US, Saudi Arabia agree on stopping Iran getting nuclear weapons

Tehran and Riyadh, the leading Shi'ite and Sunni Muslim powers in the Middle East, severed ties in 2016 over backing opposing sides in proxy wars across the region.

 The flag of Saudi Arabia flies above the Saudi Arabia embassy near the Watergate Complex in Washington, US, February 26, 2021. (photo credit: REUTERS/TOM BRENNER)
The flag of Saudi Arabia flies above the Saudi Arabia embassy near the Watergate Complex in Washington, US, February 26, 2021.
(photo credit: REUTERS/TOM BRENNER)

The United States and Saudi Arabia agreed on the importance of stopping Iran from "acquiring a nuclear weapon," during a visit by US President Joe Biden, a joint statement carried by the Saudi state news agency (SPA) said.

The statement said Biden also affirmed the United States’ continued commitment to supporting "Saudi Arabia’s security and territorial defense, and facilitating the Kingdom’s ability to obtain necessary capabilities to defend its people and territory against external threats."

Tehran and Riyadh, the leading Shi'ite and Sunni Muslim powers in the Middle East, severed ties in 2016 over backing opposing sides in proxy wars across the region, from Yemen to Syria and elsewhere.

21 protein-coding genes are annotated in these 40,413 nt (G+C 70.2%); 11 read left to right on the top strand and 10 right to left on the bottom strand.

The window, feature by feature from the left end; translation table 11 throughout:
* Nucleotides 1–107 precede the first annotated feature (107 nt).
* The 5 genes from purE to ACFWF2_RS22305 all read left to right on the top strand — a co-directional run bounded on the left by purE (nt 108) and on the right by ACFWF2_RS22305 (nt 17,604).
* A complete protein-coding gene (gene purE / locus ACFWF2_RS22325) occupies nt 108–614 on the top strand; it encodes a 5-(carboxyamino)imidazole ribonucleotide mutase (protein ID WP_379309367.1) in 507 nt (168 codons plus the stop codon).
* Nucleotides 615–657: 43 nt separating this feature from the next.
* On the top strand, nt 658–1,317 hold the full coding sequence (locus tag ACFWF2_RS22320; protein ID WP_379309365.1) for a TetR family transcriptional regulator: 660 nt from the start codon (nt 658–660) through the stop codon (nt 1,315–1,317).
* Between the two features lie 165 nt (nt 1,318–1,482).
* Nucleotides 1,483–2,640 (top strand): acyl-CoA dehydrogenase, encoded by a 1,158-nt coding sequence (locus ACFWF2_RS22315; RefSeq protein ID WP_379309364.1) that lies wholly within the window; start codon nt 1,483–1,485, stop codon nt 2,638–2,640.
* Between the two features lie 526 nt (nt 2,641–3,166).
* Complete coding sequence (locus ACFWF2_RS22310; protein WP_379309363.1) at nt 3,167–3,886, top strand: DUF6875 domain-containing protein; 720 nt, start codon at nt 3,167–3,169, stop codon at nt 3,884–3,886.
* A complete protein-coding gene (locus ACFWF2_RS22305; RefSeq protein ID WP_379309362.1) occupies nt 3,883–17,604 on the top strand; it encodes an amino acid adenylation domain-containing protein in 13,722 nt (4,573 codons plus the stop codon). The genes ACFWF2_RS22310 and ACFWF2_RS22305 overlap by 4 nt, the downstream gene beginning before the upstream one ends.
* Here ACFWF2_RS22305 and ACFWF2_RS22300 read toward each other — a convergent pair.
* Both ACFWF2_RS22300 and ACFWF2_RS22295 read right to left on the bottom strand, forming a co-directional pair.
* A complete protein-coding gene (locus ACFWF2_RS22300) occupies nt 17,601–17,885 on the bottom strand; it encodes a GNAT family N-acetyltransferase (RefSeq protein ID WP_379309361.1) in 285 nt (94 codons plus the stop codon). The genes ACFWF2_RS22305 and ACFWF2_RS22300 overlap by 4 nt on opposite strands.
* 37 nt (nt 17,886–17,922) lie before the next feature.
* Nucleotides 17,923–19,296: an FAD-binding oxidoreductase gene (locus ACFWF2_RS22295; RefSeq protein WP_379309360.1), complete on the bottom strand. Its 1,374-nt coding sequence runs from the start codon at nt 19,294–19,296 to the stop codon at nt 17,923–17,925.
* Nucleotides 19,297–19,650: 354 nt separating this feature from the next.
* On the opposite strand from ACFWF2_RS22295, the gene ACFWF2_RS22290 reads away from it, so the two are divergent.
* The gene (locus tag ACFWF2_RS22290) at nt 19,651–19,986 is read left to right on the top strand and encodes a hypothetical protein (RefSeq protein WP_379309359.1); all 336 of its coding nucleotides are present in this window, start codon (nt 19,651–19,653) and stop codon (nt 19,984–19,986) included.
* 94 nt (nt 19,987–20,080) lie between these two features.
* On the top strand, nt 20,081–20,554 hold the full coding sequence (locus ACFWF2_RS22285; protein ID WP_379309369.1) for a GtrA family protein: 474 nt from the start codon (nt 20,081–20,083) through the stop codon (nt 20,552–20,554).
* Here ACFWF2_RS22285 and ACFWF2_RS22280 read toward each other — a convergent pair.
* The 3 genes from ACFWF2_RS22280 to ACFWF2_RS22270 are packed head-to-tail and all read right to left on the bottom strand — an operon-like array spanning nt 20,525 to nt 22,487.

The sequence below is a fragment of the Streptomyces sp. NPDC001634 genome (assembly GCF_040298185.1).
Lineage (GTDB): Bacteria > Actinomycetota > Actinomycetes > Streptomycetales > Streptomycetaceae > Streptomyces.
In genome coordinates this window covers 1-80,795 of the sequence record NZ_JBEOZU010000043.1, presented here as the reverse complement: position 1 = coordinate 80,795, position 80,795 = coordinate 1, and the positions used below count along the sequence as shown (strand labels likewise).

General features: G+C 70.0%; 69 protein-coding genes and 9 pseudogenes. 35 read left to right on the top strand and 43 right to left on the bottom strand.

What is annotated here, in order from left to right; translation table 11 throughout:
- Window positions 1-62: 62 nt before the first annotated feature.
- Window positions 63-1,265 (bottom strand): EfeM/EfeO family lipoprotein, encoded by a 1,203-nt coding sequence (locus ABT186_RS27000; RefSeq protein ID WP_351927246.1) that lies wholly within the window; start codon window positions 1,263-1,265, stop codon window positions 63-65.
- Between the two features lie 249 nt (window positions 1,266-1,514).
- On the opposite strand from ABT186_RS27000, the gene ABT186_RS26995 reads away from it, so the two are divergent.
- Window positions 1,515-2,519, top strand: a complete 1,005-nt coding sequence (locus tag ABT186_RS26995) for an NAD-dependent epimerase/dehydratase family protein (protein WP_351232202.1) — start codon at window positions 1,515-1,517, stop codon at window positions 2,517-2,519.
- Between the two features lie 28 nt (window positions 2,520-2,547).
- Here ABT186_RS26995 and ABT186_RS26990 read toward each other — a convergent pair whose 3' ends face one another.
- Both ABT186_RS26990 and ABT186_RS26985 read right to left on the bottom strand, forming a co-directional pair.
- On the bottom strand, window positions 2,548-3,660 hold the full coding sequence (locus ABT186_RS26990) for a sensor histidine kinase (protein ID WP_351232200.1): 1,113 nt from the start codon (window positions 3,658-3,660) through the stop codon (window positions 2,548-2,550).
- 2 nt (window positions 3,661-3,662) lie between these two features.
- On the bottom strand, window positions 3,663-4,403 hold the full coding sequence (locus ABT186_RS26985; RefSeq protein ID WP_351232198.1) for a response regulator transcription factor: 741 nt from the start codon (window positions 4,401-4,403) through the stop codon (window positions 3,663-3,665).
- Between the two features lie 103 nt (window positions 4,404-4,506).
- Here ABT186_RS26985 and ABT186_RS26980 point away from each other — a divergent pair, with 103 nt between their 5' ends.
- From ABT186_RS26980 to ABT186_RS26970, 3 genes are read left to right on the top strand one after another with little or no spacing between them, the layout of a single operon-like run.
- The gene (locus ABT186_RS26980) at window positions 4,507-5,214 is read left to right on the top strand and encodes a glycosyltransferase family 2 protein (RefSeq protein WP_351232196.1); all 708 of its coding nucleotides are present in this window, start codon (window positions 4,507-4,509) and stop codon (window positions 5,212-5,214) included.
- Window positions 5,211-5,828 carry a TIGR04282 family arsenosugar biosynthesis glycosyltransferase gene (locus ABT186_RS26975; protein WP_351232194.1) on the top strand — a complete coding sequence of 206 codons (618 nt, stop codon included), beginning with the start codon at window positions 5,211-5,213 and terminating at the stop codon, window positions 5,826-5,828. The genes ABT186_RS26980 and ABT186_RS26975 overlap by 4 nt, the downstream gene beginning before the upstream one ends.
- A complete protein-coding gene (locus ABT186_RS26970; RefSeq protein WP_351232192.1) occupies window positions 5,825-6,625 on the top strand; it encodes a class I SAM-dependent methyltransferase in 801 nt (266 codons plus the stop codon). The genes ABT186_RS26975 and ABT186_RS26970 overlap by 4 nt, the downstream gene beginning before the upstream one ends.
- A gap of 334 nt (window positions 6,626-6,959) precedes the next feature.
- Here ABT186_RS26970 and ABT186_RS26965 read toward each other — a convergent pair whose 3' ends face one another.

Saudi Arabia and the United States underscored the need to further deter Iran’s interference in "the internal affairs of other countries, its support for terrorism through its armed proxies, and its efforts to destabilize the security and stability of the region," the statement said.

"Saudi Arabia’s security and territorial defense, and facilitating the Kingdom’s ability to obtain necessary capabilities to defend its people and territory against external threats."

Joint statement

Both sides stressed the importance of preserving the free flow of commerce through strategic international waterways such as the Bab al-Mandab and the Strait of Hormuz.

 U.S. President Joe Biden arrives at King Abdulaziz International Airport, in Jeddah, Saudi Arabia. (credit: EVELYN HOCKSTEIN/REUTERS) U.S. President Joe Biden arrives at King Abdulaziz International Airport, in Jeddah, Saudi Arabia. (credit: EVELYN HOCKSTEIN/REUTERS)

Background

In 2015, Iran signed a deal with six major powers to limit its nuclear program to make it harder to obtain a weapon in exchange for relief from economic sanctions. Iran says its nuclear program seeks only civilian atomic energy.

In 2018, then-US President Donald Trump pulled the United States out of the pact, saying it was insufficient to keep Iran from developing nuclear weapons.

Iran has since ramped up some nuclear activities, putting a ticking clock on an attempt to return to a deal in talks between Western powers and Tehran in Vienna.